I boarded the flight from Malaga to London Gatwick not looking forward much to the 13 hours from London to Buenos Aries and even less to the 8 hours stuck at Gatwick in transit. Anyway, it had to be done so I decided it had to be ‘stiff upper lip’ time. I had coffee and something to eat, charged the electronics, and set off for the departure gate. As usual the security checks involved placing all electronic devices into a separate tray to the rest of the stuff which was when I realised that my sports/action camera had disappeared! I then said quite a lot of rude words.
The folks in security allowed me to go back to the places I’d been on the off chance that it was still in situ, but I don’t believe in Santa Claus or the Easter Bunny so didn’t hold out too much hope. I spoke to a police officer and he took me to the lost property desk but nothing again. He even told me he would email me the next day after checking if it had been found in the morning. (Nev, many thanks for your efforts and contacting me even if the outcome was not positive)
So, I checked my insurance and yes, I had cover for lost or stolen items. Not much good to me as I was about to get on a plane and I could only imagine the stuff I would have to deal with from 10,000 kilometres away. Eventually after what seemed like an hour of automated messages asking for all sorts of information that an advisor was going to be asking me all over again anyway, when I got to speak to one, I was somehow connected to a human being.
I explained my situation and was quickly told that I was not covered as my insurance only starts after I leave the UK. ‘But I left the UK on 30thNovember, and have been to Spain to collect my bicycle and I’m now in transit for my flight to Argentina’, I told the now, in my humble opinion, less than human being. Then I was told that I was not covered as I had not included Spain on my list of countries I was visiting. My mistake, hands up, I just hadn’t thought that collecting the bike was part of the adventure. ‘But I’m not in Spain, and I have left the UK. Being in transit means that I’m not officially in any country so I am covered’, I argued through gritted teeth.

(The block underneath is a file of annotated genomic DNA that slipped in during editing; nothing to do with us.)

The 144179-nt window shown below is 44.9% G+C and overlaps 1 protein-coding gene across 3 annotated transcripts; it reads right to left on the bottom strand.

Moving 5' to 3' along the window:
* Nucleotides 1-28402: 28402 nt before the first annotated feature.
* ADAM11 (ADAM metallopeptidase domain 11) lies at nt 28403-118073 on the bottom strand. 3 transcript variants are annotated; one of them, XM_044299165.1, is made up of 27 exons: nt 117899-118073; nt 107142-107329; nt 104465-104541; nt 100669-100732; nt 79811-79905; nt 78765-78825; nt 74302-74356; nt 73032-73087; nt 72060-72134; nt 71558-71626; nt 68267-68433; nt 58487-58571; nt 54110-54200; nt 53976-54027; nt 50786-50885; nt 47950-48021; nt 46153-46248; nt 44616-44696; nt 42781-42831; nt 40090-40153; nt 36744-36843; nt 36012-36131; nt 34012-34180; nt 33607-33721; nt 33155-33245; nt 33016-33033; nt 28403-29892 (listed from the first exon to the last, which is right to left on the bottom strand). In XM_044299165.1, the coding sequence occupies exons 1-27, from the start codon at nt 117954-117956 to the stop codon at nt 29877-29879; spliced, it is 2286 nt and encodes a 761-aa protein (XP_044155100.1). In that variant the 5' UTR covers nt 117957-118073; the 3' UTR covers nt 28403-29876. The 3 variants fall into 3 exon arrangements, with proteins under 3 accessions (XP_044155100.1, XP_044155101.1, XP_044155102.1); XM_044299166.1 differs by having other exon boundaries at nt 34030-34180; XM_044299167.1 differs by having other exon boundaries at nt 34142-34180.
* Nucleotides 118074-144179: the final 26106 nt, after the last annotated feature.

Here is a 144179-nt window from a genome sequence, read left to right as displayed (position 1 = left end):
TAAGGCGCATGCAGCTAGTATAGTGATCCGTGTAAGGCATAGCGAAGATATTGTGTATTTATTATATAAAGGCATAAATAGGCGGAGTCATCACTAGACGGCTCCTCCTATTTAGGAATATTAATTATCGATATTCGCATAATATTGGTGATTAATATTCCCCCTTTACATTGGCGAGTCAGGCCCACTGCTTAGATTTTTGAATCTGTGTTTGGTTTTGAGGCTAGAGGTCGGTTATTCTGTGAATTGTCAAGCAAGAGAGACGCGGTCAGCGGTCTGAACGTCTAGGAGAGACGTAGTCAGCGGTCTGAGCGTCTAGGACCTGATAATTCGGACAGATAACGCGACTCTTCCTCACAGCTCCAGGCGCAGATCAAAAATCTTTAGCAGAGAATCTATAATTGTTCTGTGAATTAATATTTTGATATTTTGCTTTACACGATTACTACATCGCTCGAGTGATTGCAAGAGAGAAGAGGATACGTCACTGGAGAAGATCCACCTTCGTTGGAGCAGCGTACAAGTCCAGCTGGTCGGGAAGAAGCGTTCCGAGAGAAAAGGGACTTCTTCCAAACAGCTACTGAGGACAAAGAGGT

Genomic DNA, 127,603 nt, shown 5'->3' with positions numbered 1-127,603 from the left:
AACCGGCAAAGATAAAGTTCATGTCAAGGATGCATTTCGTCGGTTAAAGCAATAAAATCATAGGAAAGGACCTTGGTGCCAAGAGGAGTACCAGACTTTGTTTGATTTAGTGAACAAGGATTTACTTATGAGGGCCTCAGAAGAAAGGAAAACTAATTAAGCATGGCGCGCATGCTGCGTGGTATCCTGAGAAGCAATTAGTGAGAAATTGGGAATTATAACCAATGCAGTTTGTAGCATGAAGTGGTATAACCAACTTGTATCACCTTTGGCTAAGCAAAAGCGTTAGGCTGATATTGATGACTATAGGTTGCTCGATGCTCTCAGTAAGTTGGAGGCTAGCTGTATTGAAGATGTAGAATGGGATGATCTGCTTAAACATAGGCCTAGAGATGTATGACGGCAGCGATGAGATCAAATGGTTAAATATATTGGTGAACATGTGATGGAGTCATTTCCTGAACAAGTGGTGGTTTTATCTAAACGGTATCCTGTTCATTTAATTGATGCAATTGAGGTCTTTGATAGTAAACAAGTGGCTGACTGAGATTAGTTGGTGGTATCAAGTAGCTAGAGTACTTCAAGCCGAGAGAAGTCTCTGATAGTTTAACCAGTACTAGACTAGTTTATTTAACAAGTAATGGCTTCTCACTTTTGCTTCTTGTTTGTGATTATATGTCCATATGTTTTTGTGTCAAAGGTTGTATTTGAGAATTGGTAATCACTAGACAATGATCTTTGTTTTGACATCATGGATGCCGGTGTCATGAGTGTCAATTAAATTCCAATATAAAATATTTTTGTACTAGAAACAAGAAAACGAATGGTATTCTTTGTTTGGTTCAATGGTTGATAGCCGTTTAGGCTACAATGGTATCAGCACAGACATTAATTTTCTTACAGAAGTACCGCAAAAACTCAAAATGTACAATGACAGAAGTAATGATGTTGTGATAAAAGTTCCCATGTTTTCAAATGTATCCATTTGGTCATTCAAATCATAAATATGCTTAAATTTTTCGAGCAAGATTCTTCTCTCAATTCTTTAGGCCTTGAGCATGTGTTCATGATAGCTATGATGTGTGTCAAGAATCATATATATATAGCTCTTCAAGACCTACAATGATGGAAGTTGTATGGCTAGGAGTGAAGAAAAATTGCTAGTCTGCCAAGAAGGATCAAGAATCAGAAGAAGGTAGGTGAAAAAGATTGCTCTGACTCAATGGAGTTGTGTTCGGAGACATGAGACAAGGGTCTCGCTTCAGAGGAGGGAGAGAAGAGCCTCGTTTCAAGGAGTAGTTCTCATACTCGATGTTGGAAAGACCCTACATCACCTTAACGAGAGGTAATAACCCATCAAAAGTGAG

‘I’ll have to speak with my manager’, the Neanderthal said. ‘I’ll wait’. (I was now rapidly getting hot under the collar) Eventually the Neanderthal advised me that her manager had also said that I wasn’t covered! Mustering as much sarcasm as possible I wished them a very Merry Christmas and switched the phone off already planning revenge/exposure etc. etc. At the time when the steam was starting to come out of my ears it dawned on me that my Nationwide Building Society Flex account provides me with automatic worldwide travel insurance for trips of up to 31 days even without being informed of when and where customers are travelling. Hahaha.
The only reason I had used another company was the 31 day maximum and I need to be ‘covered’ for 18 months. By the way, for your information the name of the company who wriggled out of their responsibilities is Staysure. Give them a very wide berth would be my advice, and I’ve got to try and trust the buggers until May 2020. Fingers firmly crossed that I haven’t forgotten to fill in the inside leg measurement or which side do I dress box or the name of their head office’s cat on the application form!
So that’s it for now. I’m typing this from my B and B in Buenos Aries, enjoying the help and hospitality of Gimena and Carlos who are fabulous and waiting for a huge storm to finish. Also, I will have to walk the bike down to the local bike shop to get my ‘reconstruction’ technique assessed and quantified. I’m waiting to get the ‘thumbs up’ from a properly qualified bicycle mechanic before I ride it!
Next post(s) South America! The adventure really starts now.
Thank you, as always for reading this far and as always may your God go with you.
Simon ’Wardy’ Ward.